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Installation Instruction

1. Choosing the proper tools and implements (notched trowel, rubber mallet, suction-cups and cross-spacers for installing tiles, rubber trowel for grouting) is of the utmost importance.

2. The substrate (wall or floor) to be tiled must be perfectly level, with no defects in planarity. We recommend that damp areas be waterproofed beforehand. A difference in thickness in the adhesive layer will produce different stresses on the ceramic tile surface which will result in projecting tile edges.

3. The surface to be tiled must be completely free of dust or any other substance that could negatively affect tile adhesion. This will promote better bonding strength of the adhesive on the substrate.

4. During installation , there should be enough light to allow us to easily spot any sort of defect, especially the appearance of projecting tile edges, During this phase, work should be performed with more lighting than that which will illuminate the area once the work is finished, The use of spotlights will prove helpful in this regard.

5. Selecting the type of adhesive to use is fundamental. We must take into account the properties of the substrate to be tiled (surface of brick, wood, plaster, metal, etc.), as well as the characteristics of the chosen ceramic tiles (porous wall tiles, stoneware tiles or porcelain tiles). The appropriate adhesive is recommended in the Porcelanosa catalogues.

6. The thin-bed installation method is recommended, with a flexible adhesive. For formats larger than 31.6 x 31.6 (1.000 cm2) the buttering-floating technique is recommended, that consists of applying the adhesive on both the substrate and the back of the tile.

7. Being as these are rectified tiles, they require careful handling, to avoid nipped edges, chipping or scratches on the surface of tiles. The Ceramic Tile Guide* recommends that tiles not be installed with a joint width less than 1.5mm between pieces.

8. For the installation of rectified materials, it is recommended that cross-spacers of at least 1mm be used. In rustic models the minimum joint recommended is 3mm. It is recommended that rectangular tiles, when arranged in a staggered layout, be installed at 3/4 th-piece intervals.

9. During installation stoppages, it should be kept in mind that the tiles already installed have contracted, and those which we are going to install will experience the same movement, Therefore, it is necessary to predict the possible movement, since if we continue tiling on the same level, the subsequent contraction may give rise to a slight difference in level.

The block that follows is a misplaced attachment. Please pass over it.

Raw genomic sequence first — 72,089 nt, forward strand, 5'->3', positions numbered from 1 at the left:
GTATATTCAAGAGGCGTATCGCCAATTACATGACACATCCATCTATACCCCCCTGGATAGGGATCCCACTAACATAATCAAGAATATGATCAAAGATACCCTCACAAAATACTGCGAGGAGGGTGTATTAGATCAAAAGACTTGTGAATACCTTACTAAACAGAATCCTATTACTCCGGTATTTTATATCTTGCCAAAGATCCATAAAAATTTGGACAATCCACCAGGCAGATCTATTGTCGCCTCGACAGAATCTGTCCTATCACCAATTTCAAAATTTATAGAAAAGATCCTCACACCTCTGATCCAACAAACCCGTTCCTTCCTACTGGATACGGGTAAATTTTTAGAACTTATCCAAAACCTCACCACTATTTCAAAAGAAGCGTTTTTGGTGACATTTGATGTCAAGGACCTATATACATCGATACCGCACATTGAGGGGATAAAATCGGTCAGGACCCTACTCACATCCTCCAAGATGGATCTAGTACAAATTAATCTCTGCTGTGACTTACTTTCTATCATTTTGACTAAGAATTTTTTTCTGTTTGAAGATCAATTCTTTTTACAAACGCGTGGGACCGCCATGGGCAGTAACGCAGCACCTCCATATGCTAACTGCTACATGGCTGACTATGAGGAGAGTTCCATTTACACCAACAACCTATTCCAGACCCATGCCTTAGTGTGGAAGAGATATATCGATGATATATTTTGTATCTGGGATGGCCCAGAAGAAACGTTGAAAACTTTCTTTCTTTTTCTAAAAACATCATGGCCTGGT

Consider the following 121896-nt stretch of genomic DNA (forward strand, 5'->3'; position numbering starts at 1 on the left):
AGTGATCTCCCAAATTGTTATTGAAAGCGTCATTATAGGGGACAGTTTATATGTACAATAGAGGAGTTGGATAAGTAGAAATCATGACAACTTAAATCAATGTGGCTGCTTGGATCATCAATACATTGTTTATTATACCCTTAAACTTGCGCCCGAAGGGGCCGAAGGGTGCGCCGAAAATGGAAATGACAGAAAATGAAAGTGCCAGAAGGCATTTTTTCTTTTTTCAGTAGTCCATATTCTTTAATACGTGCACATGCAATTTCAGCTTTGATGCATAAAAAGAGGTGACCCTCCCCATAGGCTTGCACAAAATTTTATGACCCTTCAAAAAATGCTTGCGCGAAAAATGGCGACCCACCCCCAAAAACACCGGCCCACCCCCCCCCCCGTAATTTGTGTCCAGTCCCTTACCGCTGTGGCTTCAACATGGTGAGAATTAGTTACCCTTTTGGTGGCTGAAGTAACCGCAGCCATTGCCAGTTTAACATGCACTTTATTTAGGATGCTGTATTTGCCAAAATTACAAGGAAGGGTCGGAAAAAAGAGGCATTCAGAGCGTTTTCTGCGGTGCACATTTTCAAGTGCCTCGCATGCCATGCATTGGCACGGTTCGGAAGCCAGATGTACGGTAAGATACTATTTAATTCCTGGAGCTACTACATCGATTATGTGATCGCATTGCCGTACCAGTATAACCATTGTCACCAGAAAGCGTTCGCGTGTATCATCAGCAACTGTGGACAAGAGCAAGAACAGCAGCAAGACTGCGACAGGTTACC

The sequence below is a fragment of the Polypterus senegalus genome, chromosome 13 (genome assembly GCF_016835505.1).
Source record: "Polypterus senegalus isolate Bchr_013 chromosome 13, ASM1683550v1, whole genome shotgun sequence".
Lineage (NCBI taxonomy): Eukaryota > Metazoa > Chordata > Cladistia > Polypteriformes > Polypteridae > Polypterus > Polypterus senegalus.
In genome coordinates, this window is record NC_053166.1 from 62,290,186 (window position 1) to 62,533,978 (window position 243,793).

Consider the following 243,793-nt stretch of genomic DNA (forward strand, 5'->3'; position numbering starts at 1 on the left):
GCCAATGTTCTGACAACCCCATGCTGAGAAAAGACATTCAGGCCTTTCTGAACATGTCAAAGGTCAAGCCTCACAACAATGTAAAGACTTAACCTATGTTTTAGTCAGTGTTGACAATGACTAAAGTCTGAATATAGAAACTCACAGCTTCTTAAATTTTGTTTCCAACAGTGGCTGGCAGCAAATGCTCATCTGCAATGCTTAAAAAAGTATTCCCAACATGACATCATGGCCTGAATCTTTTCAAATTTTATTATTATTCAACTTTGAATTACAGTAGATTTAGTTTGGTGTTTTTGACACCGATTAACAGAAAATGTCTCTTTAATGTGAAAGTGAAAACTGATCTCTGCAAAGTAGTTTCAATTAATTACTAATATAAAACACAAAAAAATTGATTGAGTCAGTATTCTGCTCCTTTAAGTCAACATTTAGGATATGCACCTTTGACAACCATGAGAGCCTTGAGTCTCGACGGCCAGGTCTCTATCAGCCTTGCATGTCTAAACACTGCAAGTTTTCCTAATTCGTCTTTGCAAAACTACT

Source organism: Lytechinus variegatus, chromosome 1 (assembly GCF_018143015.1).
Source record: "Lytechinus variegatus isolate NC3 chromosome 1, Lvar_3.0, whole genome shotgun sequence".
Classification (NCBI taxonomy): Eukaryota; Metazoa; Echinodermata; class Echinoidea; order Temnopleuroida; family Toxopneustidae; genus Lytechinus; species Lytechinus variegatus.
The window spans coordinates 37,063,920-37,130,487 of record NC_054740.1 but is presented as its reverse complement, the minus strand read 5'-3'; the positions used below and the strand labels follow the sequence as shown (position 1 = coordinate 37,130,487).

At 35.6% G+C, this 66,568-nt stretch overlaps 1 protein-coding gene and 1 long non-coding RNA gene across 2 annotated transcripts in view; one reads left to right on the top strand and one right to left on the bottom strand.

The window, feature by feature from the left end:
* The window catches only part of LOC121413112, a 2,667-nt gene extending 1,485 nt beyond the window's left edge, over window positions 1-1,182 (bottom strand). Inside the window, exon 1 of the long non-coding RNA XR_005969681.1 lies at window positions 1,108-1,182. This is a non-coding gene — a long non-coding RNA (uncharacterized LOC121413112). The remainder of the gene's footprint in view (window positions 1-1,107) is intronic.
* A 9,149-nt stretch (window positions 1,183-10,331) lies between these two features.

10. It is recommended that you consider the inclusion of perimeter joints, which will help to absorb any movements after installation. These joints must be left empty, or else filled with a compressible materials; the minimum recommended width for those joints is 8mm. This joint is concealed with the skirting or with the tile itself.

11. If the substrate already has its own structural joints or dividing joints, these should be respected when ceramic tiles are installed. It must be remembered that the maximum surface area to be covered with ceramic tiles without dividing joints is 50 m2 to 70 m2 for interiors and half that size for exteriors.

12. During the installation phase, before setting has fully taken place, we should continuously check already installed pieces, since there is still time to fix any faults. A rubber mallet can be used to tap down projecting tiles and a suction-cup can be used to pull up pieces that are sunken in excess.

13. Before grouting, it should be made sure that installation joints (between tile and tile) are empty and free of bonding materials and traces of dirt and grime. Any intermediately substance may make installation joints less effective, in addition to hindering the adhesion of the grout.

14. Joints should be grouted once tiles are firmly bonded to the substrate, In the special case of floor tiles, the manufacturer’s recommendations should be followed, so as to enable enough time to elapse before tiles are walked on or subjected to any loads.

15. The grouting material should be applied with a rubber trowel, and the use of metallic trowels should be avoided at all times, since they may damage the glazed surface of tiles. Grouts in a wide range of colours are available on the market, which make it possible to match the shade of any setting created. The appropriate grout colour is recommended in the Porcelanosa catalogues.

16. Removing excess grouting material should be performed using a sponge dampened in water. This operation should be done in timely fashion, since if the grouting material is left in contact with the glazed surface of tiles for too long, it hinders cleaning, especially in those models the surface of which has relief.

17. It is absolutely necessary that already installed ceramic floor tiles be protected with the proper means so as to prevent possible damages until the building project is complete, due to the presence of abrasive materials and ongoing movement of tools, This will not only help to protect tiles, but it will also make subsequent cleaning easier.

18. The use of cleaning agents that contain hydrofluoric acid (HF) and solid detergents with particles that may abrade the tile surface should be avoided. Hydrofluoric acid would completely remove the glazed surface of tiles, thus causing irreparable damage.